Courtesy Maria Nguyen, Quanta Magazine

Computer discovery of mathematical theorems

In 1983 the present author recalls discussing the future of mathematics with Paul Cohen, who in 1963 proved that the continuum hypothesis is independent from the axioms of Zermelo-Fraenkel set theory. Cohen was convinced that the future of mathematics, and much more, lies in artificial intelligence. Reuben Hersch recalls Cohen saying specifically that at some point in the future mathematicians would be replaced by computers. So how close are we to Cohen’s vision?

In fact, computer programs that discover new mathematical identities and theorems are already a staple

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Bach as mathematician

Johann Sebastian Bach; credit Wikimedia

OK. Johann Sebastian Bach (1685-1750) was not a mathematician in a strict sense of the word. There is no “Bach convergence theorem” in real analysis, nor is there a “Bach isomorphism theorem” in algebra. Bach had no formal training in mathematics beyond elementary arithmetic.

But, as we will see, Bach was definitely a mathematician in a more general sense, as a composer whose works are replete with patterns, structures, recursions and other precisely crafted features. There are even hints of Fibonacci numbers and the golden ratio in Bach’s music (see below). Indeed, in this larger

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AI system finds counterexamples to graph theory conjectures


AI comes of age

After several decades of disappointment, effective artificial intelligence (AI) systems emerged in the late 1990s and early 2000s, with the emergence of Bayes-theorem-based methods, combined with steadily advancing computer technology.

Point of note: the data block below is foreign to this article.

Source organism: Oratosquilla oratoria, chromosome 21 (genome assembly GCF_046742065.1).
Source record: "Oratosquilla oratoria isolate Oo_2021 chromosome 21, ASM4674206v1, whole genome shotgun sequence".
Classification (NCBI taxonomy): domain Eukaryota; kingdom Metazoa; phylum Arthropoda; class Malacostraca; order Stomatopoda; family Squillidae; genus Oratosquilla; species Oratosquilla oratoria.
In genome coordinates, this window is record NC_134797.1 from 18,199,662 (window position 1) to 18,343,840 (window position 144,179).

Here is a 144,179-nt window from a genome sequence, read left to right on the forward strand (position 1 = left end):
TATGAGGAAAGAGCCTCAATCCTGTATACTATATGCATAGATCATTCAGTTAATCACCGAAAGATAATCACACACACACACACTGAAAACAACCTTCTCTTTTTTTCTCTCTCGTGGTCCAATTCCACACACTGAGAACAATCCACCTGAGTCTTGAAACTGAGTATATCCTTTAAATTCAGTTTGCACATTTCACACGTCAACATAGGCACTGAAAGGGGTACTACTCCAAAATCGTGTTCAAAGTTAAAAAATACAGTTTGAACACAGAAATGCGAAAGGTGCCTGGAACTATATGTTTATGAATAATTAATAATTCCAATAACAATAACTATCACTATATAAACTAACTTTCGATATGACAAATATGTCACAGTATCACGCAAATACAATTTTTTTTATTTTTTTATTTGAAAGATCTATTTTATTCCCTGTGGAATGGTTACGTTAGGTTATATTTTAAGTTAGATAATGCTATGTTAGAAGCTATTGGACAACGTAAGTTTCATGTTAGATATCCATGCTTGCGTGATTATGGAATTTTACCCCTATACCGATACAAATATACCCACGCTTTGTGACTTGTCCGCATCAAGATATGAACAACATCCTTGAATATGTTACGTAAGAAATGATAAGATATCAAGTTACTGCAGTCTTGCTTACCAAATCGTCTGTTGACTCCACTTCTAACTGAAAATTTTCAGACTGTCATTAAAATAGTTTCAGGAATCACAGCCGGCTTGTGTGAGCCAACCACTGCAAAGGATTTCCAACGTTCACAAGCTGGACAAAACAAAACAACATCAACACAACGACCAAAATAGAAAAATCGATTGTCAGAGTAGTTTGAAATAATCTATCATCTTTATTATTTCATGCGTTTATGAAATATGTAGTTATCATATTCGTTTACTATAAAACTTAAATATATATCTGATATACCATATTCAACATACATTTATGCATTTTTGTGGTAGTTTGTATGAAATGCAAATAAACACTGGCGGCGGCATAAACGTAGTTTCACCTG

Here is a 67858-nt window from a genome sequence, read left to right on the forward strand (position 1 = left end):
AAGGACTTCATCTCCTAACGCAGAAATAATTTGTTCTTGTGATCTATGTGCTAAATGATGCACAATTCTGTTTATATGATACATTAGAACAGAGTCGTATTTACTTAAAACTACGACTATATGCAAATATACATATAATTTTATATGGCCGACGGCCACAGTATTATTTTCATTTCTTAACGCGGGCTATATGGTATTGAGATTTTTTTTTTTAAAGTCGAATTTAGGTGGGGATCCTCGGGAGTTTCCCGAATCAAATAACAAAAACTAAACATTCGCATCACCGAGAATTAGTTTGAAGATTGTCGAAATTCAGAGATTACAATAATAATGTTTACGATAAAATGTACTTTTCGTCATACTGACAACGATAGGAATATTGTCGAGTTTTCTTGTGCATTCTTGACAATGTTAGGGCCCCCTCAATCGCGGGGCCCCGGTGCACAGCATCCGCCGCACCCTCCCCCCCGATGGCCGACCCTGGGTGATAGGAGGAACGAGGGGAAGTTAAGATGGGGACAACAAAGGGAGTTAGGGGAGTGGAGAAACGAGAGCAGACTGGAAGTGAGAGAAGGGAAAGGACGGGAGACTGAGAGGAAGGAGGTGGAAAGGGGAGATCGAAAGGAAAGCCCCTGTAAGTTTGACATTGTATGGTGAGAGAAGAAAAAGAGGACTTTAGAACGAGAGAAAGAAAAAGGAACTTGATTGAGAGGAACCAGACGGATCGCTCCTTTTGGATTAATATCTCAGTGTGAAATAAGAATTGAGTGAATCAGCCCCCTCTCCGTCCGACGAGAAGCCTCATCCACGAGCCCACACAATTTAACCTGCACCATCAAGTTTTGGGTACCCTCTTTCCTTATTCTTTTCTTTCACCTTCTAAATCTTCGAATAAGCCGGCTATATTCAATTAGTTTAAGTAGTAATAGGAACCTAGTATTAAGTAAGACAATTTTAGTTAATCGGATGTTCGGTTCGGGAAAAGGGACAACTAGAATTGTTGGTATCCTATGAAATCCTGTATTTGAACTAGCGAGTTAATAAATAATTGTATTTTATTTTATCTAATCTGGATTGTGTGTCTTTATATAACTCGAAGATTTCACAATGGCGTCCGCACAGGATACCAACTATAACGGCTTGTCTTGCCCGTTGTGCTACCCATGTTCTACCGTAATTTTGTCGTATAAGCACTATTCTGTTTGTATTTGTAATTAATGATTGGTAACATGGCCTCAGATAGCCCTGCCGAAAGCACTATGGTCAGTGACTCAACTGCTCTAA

One notable milestone came in March 2016, when a computer program named “AlphaGo,” developed by researchers at DeepMind, a subsidiary of Alphabet (Google’s parent company), defeated champion Go master Lee Se-dol, an achievement that many observers had not expected to occur for decades. Then in October 2017, Deep Mind researchers announced a new program, AlphaGo Zero, which was programmed only with the rules

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Muon result may rewrite standard model of physics

Muon g-2 experiment (courtesy Fermilab)

A new measurement of the magnetic moment of the muon may draw into question the standard model of physics, the reigning theoretical construct describing all known fundamental forces and particles of physics. The new result was released in a paper dated today (7 April 2021) with 240 authors, led by researchers at Fermilab in the U.S., but also including researchers from Italy, Germany, United Kingdom, Russia, South Korea, China and Croatia.

The standard model of physics is arguably is the most successful physical theory ever devised, explaining all known fundamental particles and all known forces

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Aho and Ullman receive the ACM Turing Award

Alfred V. Aho (courtesy ACM)

Jeffrey D. Ullman (courtesy ACM)

The 2020 Alan M. Turing Award, bestowed by the Association for Computing Machinery, has been granted to Alfred V. Aho, Professor Emeritus at Columbia University, and Jeffrey D. Ullman, Professor Emeritus at Stanford University. The ACM Turing Award, which is named after computing pioneer Alan Turing, is widely considered to be the most prestigious award in the field of computer science. Past recipients include many of the most accomplished figures in the field, including Richard Hamming, Donald Knuth, William Kahan, Edward Feigenbaum, Jim Gray, Tim Berners-Lee, John Hennessy and David